Privacy Issues and Human-Computer Interaction

TitlePrivacy Issues and Human-Computer Interaction
Publication TypeBook Chapter
Year of Publication2005
AuthorsAckerman, MS, Mainwaring, SD
EditorCranor, LFaith, Garfinkel, S
Book TitleSecurity and usability: designing secure systems that people can use
PublisherO'Reilly Media
CityCambridge, MA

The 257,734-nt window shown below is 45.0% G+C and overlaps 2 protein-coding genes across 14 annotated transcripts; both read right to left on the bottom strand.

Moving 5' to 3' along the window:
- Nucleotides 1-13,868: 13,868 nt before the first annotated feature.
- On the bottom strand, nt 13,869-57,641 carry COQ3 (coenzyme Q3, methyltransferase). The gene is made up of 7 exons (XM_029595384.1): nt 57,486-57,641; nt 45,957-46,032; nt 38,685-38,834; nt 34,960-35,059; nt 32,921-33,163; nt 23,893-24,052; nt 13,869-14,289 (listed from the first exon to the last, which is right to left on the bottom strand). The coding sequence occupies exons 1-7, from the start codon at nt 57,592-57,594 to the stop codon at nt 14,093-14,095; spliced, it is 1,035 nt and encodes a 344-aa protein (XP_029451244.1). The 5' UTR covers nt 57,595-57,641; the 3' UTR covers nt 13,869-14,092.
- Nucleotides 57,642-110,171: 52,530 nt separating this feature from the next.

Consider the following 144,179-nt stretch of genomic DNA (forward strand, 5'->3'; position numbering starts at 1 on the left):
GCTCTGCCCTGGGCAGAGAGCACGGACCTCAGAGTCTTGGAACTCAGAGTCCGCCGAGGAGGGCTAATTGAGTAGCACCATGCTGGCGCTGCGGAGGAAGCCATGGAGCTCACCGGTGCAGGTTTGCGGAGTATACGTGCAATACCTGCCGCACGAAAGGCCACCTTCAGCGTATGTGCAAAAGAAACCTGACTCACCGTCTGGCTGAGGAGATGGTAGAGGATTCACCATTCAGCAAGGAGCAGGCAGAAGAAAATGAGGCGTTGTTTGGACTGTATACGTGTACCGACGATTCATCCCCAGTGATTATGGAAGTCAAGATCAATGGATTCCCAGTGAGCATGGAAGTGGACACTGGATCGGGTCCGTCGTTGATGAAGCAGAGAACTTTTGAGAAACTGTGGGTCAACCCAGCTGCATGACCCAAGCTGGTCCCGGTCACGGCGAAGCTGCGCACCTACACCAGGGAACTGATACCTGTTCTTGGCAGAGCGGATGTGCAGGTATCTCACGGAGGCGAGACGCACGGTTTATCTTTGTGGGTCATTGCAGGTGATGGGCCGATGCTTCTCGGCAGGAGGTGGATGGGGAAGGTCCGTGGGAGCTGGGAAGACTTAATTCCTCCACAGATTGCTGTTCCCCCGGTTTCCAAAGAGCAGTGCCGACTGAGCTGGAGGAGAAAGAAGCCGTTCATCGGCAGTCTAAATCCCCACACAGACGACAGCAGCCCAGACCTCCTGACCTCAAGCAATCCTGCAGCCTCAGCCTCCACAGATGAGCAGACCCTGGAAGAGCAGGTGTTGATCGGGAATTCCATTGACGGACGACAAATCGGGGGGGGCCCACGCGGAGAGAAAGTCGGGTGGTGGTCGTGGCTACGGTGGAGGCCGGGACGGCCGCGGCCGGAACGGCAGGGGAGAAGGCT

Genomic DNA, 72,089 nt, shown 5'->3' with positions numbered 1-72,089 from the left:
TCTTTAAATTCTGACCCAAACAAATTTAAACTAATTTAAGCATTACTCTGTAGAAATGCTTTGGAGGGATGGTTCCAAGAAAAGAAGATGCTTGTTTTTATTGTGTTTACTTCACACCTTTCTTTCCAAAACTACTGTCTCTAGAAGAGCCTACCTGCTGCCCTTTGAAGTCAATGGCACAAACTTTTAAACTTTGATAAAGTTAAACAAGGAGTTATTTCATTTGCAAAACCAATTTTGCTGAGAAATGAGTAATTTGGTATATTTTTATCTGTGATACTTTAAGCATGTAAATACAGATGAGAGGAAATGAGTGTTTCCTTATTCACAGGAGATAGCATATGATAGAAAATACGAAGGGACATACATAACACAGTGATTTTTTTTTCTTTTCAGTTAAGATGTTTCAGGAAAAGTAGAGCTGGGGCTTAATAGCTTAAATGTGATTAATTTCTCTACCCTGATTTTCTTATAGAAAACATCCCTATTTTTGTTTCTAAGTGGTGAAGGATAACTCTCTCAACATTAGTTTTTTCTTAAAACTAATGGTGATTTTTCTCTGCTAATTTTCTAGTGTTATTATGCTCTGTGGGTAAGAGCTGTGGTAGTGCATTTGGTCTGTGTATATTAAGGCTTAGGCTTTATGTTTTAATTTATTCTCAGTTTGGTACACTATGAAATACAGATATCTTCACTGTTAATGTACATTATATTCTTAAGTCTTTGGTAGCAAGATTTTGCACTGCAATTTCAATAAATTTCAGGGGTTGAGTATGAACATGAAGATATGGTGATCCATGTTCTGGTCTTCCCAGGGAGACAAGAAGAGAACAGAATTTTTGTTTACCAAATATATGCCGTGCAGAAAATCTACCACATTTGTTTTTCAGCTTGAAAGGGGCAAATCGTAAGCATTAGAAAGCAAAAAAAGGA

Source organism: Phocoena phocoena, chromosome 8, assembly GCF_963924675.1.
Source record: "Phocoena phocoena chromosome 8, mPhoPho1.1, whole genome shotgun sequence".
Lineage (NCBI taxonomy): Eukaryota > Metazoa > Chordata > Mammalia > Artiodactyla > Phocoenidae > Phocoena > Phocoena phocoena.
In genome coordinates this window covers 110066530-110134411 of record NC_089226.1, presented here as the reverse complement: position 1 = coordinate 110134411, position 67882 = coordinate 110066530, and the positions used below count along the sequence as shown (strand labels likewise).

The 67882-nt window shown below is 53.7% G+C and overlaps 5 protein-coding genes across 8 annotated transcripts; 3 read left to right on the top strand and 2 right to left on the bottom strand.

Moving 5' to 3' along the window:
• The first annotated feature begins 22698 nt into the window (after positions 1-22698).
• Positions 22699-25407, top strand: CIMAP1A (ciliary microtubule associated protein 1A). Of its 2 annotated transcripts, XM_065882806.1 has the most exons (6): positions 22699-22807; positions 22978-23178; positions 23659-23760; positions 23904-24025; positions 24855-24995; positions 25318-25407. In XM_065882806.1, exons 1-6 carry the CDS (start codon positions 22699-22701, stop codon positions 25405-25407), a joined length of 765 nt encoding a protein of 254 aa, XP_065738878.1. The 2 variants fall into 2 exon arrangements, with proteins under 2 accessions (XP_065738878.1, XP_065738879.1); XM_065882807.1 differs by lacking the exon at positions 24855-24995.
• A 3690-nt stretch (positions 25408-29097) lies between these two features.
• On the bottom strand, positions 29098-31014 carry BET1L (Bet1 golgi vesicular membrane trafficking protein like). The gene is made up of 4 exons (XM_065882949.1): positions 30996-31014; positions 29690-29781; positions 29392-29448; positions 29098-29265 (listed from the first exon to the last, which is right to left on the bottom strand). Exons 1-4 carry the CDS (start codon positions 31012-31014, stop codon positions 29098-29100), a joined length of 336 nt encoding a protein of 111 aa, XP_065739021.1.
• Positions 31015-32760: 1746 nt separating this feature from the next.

This chapter will largely view HCI in its broader context. HCI is not just about user interfaces but also about the user experience  of systems: how people perceive and understand, reason and learn about, and react and adapt to digital technologies. To borrow the terminology Sasse and Flechais2  use in discussing security, HCI has come to deal not only with process  (how systems are used, designed, and developed) and product  (the systems themselves and their interfaces), but also panorama  (cultural and organizational contexts that support, discourage, or otherwise shape the systems they envelope). Privacy, like security, implicates all of these levels. It is by its nature both a question of the user and his or her data but also the user and others’ use of that data. Our interests, therefore, will be those of HCI-writ-large.While HCI has gone through several generations of computational technologies, it has carried a number of research themes forward. As mentioned, this chapter will consider the various HCI themes and their research findings that may be important when designing, constructing, or evaluating privacy mechanisms. Before exploring these HCI research streams, however, we first need a working definition of privacy, and to compare and contrast privacy concerns with HCI concerns.